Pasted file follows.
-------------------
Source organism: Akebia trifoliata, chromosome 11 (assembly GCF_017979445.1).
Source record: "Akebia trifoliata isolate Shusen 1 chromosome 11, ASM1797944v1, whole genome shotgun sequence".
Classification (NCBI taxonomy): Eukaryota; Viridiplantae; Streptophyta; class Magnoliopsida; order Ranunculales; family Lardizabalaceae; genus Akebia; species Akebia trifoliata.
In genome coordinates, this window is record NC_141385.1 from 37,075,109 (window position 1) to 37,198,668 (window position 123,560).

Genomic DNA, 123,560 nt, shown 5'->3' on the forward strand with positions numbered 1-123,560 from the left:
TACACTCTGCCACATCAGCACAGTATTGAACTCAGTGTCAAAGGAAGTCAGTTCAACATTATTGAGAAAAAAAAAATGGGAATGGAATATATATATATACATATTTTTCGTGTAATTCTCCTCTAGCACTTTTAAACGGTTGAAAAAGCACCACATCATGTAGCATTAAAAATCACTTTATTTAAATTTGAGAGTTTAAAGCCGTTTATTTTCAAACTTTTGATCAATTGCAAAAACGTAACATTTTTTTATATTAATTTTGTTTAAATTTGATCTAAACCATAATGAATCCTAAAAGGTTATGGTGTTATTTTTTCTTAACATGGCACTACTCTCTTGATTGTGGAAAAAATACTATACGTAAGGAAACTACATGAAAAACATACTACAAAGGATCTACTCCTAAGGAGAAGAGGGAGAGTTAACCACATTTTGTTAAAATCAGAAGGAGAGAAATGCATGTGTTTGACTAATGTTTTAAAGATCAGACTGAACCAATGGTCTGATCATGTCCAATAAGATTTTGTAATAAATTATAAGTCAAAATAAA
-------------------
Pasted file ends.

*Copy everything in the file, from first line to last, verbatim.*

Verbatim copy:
Source organism: Akebia trifoliata, chromosome 11 (assembly GCF_017979445.1).
Source record: "Akebia trifoliata isolate Shusen 1 chromosome 11, ASM1797944v1, whole genome shotgun sequence".
Classification (NCBI taxonomy): Eukaryota; Viridiplantae; Streptophyta; class Magnoliopsida; order Ranunculales; family Lardizabalaceae; genus Akebia; species Akebia trifoliata.
In genome coordinates, this window is record NC_141385.1 from 37,075,109 (window position 1) to 37,198,668 (window position 123,560).

Genomic DNA, 123,560 nt, shown 5'->3' on the forward strand with positions numbered 1-123,560 from the left:
TACACTCTGCCACATCAGCACAGTATTGAACTCAGTGTCAAAGGAAGTCAGTTCAACATTATTGAGAAAAAAAAAATGGGAATGGAATATATATATATACATATTTTTCGTGTAATTCTCCTCTAGCACTTTTAAACGGTTGAAAAAGCACCACATCATGTAGCATTAAAAATCACTTTATTTAAATTTGAGAGTTTAAAGCCGTTTATTTTCAAACTTTTGATCAATTGCAAAAACGTAACATTTTTTTATATTAATTTTGTTTAAATTTGATCTAAACCATAATGAATCCTAAAAGGTTATGGTGTTATTTTTTCTTAACATGGCACTACTCTCTTGATTGTGGAAAAAATACTATACGTAAGGAAACTACATGAAAAACATACTACAAAGGATCTACTCCTAAGGAGAAGAGGGAGAGTTAACCACATTTTGTTAAAATCAGAAGGAGAGAAATGCATGTGTTTGACTAATGTTTTAAAGATCAGACTGAACCAATGGTCTGATCATGTCCAATAAGATTTTGTAATAAATTATAAGTCAAAATAAA